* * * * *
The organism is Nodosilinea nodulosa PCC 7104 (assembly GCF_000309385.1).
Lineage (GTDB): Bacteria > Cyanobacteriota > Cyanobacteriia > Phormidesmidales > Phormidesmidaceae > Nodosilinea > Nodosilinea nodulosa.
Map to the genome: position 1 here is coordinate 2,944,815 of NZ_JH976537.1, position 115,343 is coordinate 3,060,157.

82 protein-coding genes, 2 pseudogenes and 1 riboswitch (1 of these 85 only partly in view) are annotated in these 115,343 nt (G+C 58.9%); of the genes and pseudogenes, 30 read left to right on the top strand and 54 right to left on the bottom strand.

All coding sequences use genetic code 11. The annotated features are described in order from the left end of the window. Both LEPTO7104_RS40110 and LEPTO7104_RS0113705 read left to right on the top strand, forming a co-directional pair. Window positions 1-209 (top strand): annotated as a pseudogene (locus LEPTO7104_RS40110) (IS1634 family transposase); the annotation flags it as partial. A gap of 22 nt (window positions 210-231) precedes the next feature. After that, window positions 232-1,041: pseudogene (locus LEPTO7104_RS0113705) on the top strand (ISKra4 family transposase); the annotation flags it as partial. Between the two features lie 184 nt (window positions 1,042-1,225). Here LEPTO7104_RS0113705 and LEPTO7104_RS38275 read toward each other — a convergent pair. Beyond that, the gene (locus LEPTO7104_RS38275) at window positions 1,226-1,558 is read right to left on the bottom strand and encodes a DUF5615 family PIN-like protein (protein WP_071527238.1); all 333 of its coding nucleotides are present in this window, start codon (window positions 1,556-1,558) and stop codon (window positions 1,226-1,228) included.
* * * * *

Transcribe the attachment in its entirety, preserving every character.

The organism is Nodosilinea nodulosa PCC 7104 (assembly GCF_000309385.1).
Lineage (GTDB): Bacteria > Cyanobacteriota > Cyanobacteriia > Phormidesmidales > Phormidesmidaceae > Nodosilinea > Nodosilinea nodulosa.
Map to the genome: position 1 here is coordinate 2,944,815 of NZ_JH976537.1, position 115,343 is coordinate 3,060,157.

82 protein-coding genes, 2 pseudogenes and 1 riboswitch (1 of these 85 only partly in view) are annotated in these 115,343 nt (G+C 58.9%); of the genes and pseudogenes, 30 read left to right on the top strand and 54 right to left on the bottom strand.

All coding sequences use genetic code 11. The annotated features are described in order from the left end of the window. Both LEPTO7104_RS40110 and LEPTO7104_RS0113705 read left to right on the top strand, forming a co-directional pair. Window positions 1-209 (top strand): annotated as a pseudogene (locus LEPTO7104_RS40110) (IS1634 family transposase); the annotation flags it as partial. A gap of 22 nt (window positions 210-231) precedes the next feature. After that, window positions 232-1,041: pseudogene (locus LEPTO7104_RS0113705) on the top strand (ISKra4 family transposase); the annotation flags it as partial. Between the two features lie 184 nt (window positions 1,042-1,225). Here LEPTO7104_RS0113705 and LEPTO7104_RS38275 read toward each other — a convergent pair. Beyond that, the gene (locus LEPTO7104_RS38275) at window positions 1,226-1,558 is read right to left on the bottom strand and encodes a DUF5615 family PIN-like protein (protein WP_071527238.1); all 333 of its coding nucleotides are present in this window, start codon (window positions 1,556-1,558) and stop codon (window positions 1,226-1,228) included.